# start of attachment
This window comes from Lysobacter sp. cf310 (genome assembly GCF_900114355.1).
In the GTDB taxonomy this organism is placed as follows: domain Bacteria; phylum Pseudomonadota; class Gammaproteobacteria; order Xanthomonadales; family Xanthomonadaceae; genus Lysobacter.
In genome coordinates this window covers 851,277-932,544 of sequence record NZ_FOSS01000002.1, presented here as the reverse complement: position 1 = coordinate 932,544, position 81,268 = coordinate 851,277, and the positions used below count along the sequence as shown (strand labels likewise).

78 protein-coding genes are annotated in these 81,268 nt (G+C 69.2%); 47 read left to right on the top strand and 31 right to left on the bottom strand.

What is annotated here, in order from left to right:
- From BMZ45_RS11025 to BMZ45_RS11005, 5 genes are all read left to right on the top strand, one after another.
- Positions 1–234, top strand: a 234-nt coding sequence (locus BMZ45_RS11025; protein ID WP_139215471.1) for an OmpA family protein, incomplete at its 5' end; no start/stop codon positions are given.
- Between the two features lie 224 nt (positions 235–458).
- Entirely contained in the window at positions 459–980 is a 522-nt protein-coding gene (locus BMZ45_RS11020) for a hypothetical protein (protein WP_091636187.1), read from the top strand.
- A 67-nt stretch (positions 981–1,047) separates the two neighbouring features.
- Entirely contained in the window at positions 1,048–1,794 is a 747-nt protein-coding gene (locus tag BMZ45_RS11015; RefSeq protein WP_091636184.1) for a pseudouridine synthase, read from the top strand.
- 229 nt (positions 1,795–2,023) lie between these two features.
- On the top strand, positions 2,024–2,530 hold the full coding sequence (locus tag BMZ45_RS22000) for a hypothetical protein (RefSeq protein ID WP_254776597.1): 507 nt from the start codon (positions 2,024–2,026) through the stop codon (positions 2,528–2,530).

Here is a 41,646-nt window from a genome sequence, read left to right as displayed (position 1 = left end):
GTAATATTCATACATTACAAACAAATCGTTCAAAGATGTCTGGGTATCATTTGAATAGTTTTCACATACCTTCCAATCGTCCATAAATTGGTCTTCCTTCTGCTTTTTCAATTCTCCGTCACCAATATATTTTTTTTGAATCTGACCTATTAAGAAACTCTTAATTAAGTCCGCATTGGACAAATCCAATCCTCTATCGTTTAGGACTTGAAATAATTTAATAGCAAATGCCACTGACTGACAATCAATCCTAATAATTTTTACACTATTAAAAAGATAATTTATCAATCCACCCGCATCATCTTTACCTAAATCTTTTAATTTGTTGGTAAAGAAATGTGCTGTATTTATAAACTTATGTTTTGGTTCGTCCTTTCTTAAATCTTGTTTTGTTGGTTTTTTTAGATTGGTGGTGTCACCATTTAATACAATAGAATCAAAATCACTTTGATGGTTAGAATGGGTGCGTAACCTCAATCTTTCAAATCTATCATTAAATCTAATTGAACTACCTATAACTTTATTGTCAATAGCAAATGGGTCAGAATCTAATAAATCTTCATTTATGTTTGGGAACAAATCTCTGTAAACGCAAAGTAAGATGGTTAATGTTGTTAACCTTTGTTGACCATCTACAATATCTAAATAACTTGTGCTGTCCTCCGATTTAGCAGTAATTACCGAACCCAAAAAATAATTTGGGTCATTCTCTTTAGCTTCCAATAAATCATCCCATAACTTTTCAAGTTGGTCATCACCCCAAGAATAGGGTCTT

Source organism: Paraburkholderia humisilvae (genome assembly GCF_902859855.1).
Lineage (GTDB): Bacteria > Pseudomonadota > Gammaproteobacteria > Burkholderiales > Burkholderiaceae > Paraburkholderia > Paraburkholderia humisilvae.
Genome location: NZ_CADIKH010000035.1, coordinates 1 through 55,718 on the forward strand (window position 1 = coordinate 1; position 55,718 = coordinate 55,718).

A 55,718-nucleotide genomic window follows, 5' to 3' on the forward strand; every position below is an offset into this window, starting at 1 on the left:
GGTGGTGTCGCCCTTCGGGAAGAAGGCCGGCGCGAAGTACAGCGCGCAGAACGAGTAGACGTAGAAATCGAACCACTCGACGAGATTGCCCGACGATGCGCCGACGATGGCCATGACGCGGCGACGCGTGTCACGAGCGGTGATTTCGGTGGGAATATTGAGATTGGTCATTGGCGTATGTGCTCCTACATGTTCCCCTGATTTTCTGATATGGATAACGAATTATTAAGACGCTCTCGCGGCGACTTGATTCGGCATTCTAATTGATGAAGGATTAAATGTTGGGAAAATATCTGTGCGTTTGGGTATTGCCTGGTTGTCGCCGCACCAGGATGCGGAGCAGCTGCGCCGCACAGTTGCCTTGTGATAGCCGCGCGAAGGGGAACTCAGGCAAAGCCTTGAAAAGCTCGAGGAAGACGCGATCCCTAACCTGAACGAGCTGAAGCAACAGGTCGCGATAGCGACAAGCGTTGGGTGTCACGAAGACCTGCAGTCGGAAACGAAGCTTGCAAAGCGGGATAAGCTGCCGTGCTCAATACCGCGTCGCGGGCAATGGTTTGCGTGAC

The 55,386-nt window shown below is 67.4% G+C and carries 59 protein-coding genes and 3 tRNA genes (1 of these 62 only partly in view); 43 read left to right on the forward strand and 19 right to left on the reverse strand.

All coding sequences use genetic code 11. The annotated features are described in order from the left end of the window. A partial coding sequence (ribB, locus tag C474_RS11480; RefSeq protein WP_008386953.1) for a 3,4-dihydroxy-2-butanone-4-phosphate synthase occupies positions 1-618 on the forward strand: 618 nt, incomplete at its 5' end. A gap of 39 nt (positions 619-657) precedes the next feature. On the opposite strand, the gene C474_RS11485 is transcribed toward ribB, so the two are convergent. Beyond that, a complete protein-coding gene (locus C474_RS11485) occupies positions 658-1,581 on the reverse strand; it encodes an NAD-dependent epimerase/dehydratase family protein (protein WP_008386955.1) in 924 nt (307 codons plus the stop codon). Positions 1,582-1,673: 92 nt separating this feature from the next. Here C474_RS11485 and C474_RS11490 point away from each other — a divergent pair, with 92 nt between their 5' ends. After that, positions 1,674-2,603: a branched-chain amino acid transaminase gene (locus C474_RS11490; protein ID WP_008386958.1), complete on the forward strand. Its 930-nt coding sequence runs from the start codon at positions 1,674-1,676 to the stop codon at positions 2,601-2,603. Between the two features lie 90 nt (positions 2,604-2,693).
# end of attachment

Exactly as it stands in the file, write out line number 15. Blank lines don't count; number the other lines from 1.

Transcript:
GTAATATTCATACATTACAAACAAATCGTTCAAAGATGTCTGGGTATCATTTGAATAGTTTTCACATACCTTCCAATCGTCCATAAATTGGTCTTCCTTCTGCTTTTTCAATTCTCCGTCACCAATATATTTTTTTTGAATCTGACCTATTAAGAAACTCTTAATTAAGTCCGCATTGGACAAATCCAATCCTCTATCGTTTAGGACTTGAAATAATTTAATAGCAAATGCCACTGACTGACAATCAATCCTAATAATTTTTACACTATTAAAAAGATAATTTATCAATCCACCCGCATCATCTTTACCTAAATCTTTTAATTTGTTGGTAAAGAAATGTGCTGTATTTATAAACTTATGTTTTGGTTCGTCCTTTCTTAAATCTTGTTTTGTTGGTTTTTTTAGATTGGTGGTGTCACCATTTAATACAATAGAATCAAAATCACTTTGATGGTTAGAATGGGTGCGTAACCTCAATCTTTCAAATCTATCATTAAATCTAATTGAACTACCTATAACTTTATTGTCAATAGCAAATGGGTCAGAATCTAATAAATCTTCATTTATGTTTGGGAACAAATCTCTGTAAACGCAAAGTAAGATGGTTAATGTTGTTAACCTTTGTTGACCATCTACAATATCTAAATAACTTGTGCTGTCCTCCGATTTAGCAGTAATTACCGAACCCAAAAAATAATTTGGGTCATTCTCTTTAGCTTCCAATAAATCATCCCATAACTTTTCAAGTTGGTCATCACCCCAAGAATAGGGTCTT